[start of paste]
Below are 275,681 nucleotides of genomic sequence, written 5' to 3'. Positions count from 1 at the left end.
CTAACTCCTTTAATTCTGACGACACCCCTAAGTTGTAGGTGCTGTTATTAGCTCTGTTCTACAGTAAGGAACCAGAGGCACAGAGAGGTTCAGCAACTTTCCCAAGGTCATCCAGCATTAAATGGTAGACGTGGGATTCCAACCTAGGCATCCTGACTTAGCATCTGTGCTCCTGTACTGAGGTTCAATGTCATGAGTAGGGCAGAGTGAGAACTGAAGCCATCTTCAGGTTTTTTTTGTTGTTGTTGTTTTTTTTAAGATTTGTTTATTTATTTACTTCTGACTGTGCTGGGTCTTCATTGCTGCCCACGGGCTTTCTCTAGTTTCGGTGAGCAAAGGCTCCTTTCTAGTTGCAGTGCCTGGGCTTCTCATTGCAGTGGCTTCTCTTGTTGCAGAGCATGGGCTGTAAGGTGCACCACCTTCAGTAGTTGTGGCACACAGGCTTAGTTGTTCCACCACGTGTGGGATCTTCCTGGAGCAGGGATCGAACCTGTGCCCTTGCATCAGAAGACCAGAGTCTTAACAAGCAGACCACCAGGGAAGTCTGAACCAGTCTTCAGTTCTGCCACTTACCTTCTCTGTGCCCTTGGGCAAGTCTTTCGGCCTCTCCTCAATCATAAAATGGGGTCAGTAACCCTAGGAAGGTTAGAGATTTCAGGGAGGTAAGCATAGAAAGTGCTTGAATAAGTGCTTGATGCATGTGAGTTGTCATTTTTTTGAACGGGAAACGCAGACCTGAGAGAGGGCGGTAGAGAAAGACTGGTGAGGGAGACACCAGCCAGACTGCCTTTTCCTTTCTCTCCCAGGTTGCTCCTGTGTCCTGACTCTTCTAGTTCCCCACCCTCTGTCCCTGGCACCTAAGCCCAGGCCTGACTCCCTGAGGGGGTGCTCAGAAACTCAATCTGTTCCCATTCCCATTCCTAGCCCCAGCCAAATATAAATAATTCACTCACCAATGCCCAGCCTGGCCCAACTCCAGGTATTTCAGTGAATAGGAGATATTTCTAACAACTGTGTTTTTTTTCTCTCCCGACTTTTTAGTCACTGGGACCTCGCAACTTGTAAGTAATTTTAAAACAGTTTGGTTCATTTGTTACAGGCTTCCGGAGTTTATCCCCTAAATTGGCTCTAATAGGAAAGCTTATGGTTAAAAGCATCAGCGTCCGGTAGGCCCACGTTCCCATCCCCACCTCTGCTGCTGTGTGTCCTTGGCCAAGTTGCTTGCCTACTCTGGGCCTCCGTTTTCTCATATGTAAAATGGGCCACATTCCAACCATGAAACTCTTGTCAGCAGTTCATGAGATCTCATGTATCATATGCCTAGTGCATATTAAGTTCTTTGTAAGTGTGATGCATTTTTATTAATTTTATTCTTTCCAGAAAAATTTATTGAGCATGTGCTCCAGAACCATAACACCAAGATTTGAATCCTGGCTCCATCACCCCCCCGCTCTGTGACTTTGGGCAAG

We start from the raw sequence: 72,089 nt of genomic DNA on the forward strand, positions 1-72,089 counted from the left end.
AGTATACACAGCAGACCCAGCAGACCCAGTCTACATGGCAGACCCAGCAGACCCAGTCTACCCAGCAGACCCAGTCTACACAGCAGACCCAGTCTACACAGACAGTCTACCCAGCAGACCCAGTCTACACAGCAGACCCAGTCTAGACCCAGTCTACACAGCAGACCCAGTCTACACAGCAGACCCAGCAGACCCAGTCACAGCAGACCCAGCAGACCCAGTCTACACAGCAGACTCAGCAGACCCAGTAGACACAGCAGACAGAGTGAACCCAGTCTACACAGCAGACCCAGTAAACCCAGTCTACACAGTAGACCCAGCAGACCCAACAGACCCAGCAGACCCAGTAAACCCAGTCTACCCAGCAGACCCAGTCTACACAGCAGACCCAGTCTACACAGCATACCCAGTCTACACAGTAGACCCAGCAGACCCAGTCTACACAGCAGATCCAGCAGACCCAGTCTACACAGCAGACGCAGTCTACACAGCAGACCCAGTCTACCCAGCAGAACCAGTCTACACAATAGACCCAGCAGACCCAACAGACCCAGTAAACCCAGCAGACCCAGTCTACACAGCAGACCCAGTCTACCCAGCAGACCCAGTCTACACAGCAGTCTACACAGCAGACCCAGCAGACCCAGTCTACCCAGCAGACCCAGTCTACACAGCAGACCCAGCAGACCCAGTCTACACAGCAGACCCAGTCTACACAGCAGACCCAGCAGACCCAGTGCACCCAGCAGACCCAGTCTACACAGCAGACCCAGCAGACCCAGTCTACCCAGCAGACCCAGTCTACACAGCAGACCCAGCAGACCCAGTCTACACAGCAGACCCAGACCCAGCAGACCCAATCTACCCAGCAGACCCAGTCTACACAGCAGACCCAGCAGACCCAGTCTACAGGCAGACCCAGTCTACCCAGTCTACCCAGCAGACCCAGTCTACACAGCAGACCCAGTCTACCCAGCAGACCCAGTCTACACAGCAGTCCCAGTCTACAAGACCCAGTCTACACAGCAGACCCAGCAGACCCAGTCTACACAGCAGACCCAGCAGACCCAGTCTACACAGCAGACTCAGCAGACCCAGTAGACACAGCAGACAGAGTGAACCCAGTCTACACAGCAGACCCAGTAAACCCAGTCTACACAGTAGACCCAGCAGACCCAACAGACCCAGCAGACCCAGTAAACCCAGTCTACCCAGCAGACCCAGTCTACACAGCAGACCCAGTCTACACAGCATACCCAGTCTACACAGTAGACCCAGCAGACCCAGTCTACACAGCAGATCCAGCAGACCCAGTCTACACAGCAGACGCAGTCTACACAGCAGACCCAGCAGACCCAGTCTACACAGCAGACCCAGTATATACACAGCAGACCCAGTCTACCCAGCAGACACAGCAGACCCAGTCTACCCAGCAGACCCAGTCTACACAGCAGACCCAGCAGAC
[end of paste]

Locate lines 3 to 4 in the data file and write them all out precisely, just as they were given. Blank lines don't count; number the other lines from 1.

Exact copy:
We start from the raw sequence: 72,089 nt of genomic DNA on the forward strand, positions 1-72,089 counted from the left end.
AGTATACACAGCAGACCCAGCAGACCCAGTCTACATGGCAGACCCAGCAGACCCAGTCTACCCAGCAGACCCAGTCTACACAGCAGACCCAGTCTACACAGACAGTCTACCCAGCAGACCCAGTCTACACAGCAGACCCAGTCTAGACCCAGTCTACACAGCAGACCCAGTCTACACAGCAGACCCAGCAGACCCAGTCACAGCAGACCCAGCAGACCCAGTCTACACAGCAGACTCAGCAGACCCAGTAGACACAGCAGACAGAGTGAACCCAGTCTACACAGCAGACCCAGTAAACCCAGTCTACACAGTAGACCCAGCAGACCCAACAGACCCAGCAGACCCAGTAAACCCAGTCTACCCAGCAGACCCAGTCTACACAGCAGACCCAGTCTACACAGCATACCCAGTCTACACAGTAGACCCAGCAGACCCAGTCTACACAGCAGATCCAGCAGACCCAGTCTACACAGCAGACGCAGTCTACACAGCAGACCCAGTCTACCCAGCAGAACCAGTCTACACAATAGACCCAGCAGACCCAACAGACCCAGTAAACCCAGCAGACCCAGTCTACACAGCAGACCCAGTCTACCCAGCAGACCCAGTCTACACAGCAGTCTACACAGCAGACCCAGCAGACCCAGTCTACCCAGCAGACCCAGTCTACACAGCAGACCCAGCAGACCCAGTCTACACAGCAGACCCAGTCTACACAGCAGACCCAGCAGACCCAGTGCACCCAGCAGACCCAGTCTACACAGCAGACCCAGCAGACCCAGTCTACCCAGCAGACCCAGTCTACACAGCAGACCCAGCAGACCCAGTCTACACAGCAGACCCAGACCCAGCAGACCCAATCTACCCAGCAGACCCAGTCTACACAGCAGACCCAGCAGACCCAGTCTACAGGCAGACCCAGTCTACCCAGTCTACCCAGCAGACCCAGTCTACACAGCAGACCCAGTCTACCCAGCAGACCCAGTCTACACAGCAGTCCCAGTCTACAAGACCCAGTCTACACAGCAGACCCAGCAGACCCAGTCTACACAGCAGACCCAGCAGACCCAGTCTACACAGCAGACTCAGCAGACCCAGTAGACACAGCAGACAGAGTGAACCCAGTCTACACAGCAGACCCAGTAAACCCAGTCTACACAGTAGACCCAGCAGACCCAACAGACCCAGCAGACCCAGTAAACCCAGTCTACCCAGCAGACCCAGTCTACACAGCAGACCCAGTCTACACAGCATACCCAGTCTACACAGTAGACCCAGCAGACCCAGTCTACACAGCAGATCCAGCAGACCCAGTCTACACAGCAGACGCAGTCTACACAGCAGACCCAGCAGACCCAGTCTACACAGCAGACCCAGTATATACACAGCAGACCCAGTCTACCCAGCAGACACAGCAGACCCAGTCTACCCAGCAGACCCAGTCTACACAGCAGACCCAGCAGAC